Egypt looks to old ally to meet defence requirements

Egyptian Army chief Field Marshal Abdel Fattah al-Sisi was warmly received by Russian President Vladimir Putin during his first trip abroad following his seizure of power in a coup last year.  Source: RIA Novosti

Egyptian Army chief Field Marshal Abdel Fattah al-Sisi was warmly received by Russian President Vladimir Putin during his first trip abroad following his seizure of power in a coup last year. Source: RIA Novosti

Speculation is rife in the Arab media that Egypt will buy Russian weapons in a multi-billion dollar trade. Saudi Arabia and the UAE are believed to be financing the deals

Egyptian media is reporting that Russia has signed a $2 billion arms deal with Egypt. According to the reports, Saudi Arabia and the UAE will finance the deal. Officials in Cairo have so far refused to comment, and analysts are debating whether this information is accurate.

The first reports of a possible arms deal were published last November when Defence Minister Sergei Shoigu and Foreign Minister Sergei Lavrov were visiting Cairo. According to Kommersant, after talks with his Egyptian counterpart, Lavrov confirmed that one of the main topics they discussed was, in fact, military cooperation. Reports even suggested the future contract would be worth $4 billion, however, the specific details of the agreements had not yet been discussed.

The fact that Moscow and Cairo are negotiating an arms deal only means that an old tradition is being revived. In the 1950-70s, the USSR was the largest supplier of arms to Egypt. In the last years of President Hosni Mubarak's term in office, Russia began to re-emerge on the Egyptian market. In 2010-2011, Russia and Egypt reached a preliminary agreement to buy military equipment (mainly helicopters) and modernize their air defence that was worth $1.5 billion.

However, after the overthrow of Mubarak, military cooperation was halted. Egypt simply did not have money to buy weapons. The situation changed after Morsi was overthrown. Now the main hope lies with external sponsors.

Saudi Arabia supports the country's current government and is one of its major sponsors. In addition, the Saudis have already subsidized weapons purchases for Muslim countries. For example, the Saudis have repeatedly provided Morocco with soft loans to purchase arms.

The Egyptian media has not yet reported what exactly will be supplied under the proposed Russian-Egyptian deal. Different scenarios have been offered up. It could be MiG-29 fighters or Kornet anti-tank missiles. In addition, a number of Egyptian observers are saying it may be the Iskander tactical missile. However, experts believe that this is unlikely.

Vzglyad newspaper quoted Ruslan Pukhov, Director of the Centre for Analysis of Strategies and Technologies, as saying, “I think it is unlikely that Egypt will be the first foreign country to acquire the Iskander ballistic missile. I think that the Egyptians will buy air defence weapons. Firstly, because they already have some, meaning they will have fewer problems maintaining them. And secondly, because partially, Russian air defence systems are second to none in many ways.”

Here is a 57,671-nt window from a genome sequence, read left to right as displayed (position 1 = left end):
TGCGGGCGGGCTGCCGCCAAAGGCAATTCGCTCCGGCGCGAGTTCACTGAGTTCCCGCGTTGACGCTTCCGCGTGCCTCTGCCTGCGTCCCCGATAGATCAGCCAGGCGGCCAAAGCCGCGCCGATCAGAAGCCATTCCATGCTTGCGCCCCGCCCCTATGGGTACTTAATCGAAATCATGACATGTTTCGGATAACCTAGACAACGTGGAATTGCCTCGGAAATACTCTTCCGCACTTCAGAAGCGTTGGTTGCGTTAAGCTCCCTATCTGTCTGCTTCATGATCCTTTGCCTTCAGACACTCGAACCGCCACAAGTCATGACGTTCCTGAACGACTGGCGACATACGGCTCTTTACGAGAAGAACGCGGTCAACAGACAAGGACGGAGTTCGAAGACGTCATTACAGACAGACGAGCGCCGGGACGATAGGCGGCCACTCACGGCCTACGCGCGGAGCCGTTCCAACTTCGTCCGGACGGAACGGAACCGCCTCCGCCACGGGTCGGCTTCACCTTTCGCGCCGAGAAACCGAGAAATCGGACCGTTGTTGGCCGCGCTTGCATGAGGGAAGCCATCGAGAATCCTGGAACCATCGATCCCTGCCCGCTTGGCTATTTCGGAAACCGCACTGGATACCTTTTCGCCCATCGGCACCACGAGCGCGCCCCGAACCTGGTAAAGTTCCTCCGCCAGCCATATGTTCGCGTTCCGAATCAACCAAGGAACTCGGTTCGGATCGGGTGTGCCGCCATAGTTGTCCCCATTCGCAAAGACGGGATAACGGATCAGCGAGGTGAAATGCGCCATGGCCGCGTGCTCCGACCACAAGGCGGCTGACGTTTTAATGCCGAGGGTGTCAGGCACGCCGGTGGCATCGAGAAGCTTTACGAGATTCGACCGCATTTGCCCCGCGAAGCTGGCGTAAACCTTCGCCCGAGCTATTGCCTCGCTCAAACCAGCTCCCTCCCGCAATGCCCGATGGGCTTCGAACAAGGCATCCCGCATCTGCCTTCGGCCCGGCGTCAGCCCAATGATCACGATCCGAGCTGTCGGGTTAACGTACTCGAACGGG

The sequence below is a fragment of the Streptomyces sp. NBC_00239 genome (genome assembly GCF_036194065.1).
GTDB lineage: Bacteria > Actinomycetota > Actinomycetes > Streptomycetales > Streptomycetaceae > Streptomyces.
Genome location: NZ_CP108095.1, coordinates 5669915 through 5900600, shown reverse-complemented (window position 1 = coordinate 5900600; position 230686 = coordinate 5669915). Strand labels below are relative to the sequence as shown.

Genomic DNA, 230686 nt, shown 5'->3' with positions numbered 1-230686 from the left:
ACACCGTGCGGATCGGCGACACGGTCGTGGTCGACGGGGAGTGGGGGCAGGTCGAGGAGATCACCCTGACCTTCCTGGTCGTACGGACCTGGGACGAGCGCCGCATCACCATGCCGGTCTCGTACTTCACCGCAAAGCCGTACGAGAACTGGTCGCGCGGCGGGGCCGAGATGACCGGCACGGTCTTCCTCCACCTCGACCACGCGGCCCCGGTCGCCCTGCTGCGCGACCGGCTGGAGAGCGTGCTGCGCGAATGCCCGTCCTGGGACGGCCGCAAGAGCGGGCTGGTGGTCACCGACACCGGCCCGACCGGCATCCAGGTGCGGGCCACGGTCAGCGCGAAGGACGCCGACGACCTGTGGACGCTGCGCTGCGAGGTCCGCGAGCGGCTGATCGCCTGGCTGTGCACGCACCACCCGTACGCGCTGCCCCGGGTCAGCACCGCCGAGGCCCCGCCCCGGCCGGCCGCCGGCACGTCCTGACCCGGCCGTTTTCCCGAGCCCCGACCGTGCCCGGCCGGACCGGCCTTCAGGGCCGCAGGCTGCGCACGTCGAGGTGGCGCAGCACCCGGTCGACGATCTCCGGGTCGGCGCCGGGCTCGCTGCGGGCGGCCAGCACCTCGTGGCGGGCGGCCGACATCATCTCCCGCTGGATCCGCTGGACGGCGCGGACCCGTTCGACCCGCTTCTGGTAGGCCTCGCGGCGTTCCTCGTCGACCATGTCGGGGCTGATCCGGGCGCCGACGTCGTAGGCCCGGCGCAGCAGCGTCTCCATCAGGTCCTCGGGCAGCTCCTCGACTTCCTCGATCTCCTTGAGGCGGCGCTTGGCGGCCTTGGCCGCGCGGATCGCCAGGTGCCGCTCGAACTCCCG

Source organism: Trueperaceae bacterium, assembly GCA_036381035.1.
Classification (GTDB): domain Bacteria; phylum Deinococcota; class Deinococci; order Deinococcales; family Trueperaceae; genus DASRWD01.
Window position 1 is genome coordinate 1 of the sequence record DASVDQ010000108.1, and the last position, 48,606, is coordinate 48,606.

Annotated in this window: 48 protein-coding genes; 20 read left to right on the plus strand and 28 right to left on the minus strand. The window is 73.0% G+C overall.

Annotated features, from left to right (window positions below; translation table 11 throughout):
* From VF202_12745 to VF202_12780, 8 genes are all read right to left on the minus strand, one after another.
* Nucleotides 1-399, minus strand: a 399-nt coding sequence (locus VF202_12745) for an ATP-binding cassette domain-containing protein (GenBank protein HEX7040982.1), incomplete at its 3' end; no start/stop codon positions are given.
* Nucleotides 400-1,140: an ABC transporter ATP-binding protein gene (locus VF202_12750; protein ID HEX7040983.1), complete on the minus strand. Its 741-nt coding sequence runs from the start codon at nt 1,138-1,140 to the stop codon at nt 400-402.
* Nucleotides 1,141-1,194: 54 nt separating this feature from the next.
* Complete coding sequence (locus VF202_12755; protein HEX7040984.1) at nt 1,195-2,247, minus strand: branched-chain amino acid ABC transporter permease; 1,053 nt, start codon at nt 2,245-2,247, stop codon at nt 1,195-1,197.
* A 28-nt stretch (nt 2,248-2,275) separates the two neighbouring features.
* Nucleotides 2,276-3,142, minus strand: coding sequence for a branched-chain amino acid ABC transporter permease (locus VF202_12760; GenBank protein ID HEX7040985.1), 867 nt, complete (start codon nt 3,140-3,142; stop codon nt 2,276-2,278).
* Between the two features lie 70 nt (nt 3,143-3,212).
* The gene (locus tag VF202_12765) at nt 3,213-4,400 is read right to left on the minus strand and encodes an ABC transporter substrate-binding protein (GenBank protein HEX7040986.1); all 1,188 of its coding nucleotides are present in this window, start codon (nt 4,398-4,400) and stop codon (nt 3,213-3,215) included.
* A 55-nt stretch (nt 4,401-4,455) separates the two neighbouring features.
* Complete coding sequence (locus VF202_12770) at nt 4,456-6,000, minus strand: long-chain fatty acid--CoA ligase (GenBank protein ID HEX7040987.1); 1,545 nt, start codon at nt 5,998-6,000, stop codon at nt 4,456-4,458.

The question remains as to why Egypt would spend money on Russian weapons now, when the economic situation in the country leaves much to be desired? Alexander Ignatenko, President of the Institute of Religion and Politics, commented in an interview with Vzglyad that the current leadership of Egypt feels that the country has a large number of external threats.

“Don't forget that next to Egypt is Libya, where the situation is highly unstable, and from which we can expect all kinds of trouble. In addition, counter-terrorist operations are being conducted on the Sinai Peninsula,” Ignatenko said. “The Egyptian army is fighting there with the Islamists, and Qatar -- Saudi Arabia's rival for leadership in the region -- is working behind the scenes (some believe). Finally, the situation on the southern borders of Egypt is destabilizing due to the complicated relationship between Cairo and other countries in the Nile region. Ethiopia is building a dam on the river that will significantly impact Egypt's water supplies. The Egyptian authorities will have to tackle this problem somehow. And there isn't a 100 percent guarantee that it won't find a military solution.”

Observers also note that Egypt has the largest army in the Arab world, which acts a deterrent to Israel and is one of the guarantors of security for the Arabian monarchies, particularly in the face of the Iranian threat. So a weaker Cairo would change the balance of power in the Middle East. Given these conditions, Saudi Arabia and the UAE actually may finance the purchase of weapons.

However, some Russian experts doubt that Egypt is purchasing weapons, because the amount of the deal is so high. “Egyptians really are in need of weapons because the army has not upgraded its arsenal in a long time. But it seems obvious that the Egyptians currently have no money to pay for these weapons,” explained Yelena Suponina, Head of the Centre for Asia and the Middle East of the Russian Institute for Strategic Studies in an interview with Kommersant FM. “Gulf countries such as Saudi Arabia and the Emirates supported Egypt's military, in part with very significant multi-billion dollar loans. Do they have the strength and capacity to pay for arms deals as well? That is the big question. Of course, they might pay something, but amounts greater than $2 billion seem unlikely.” 

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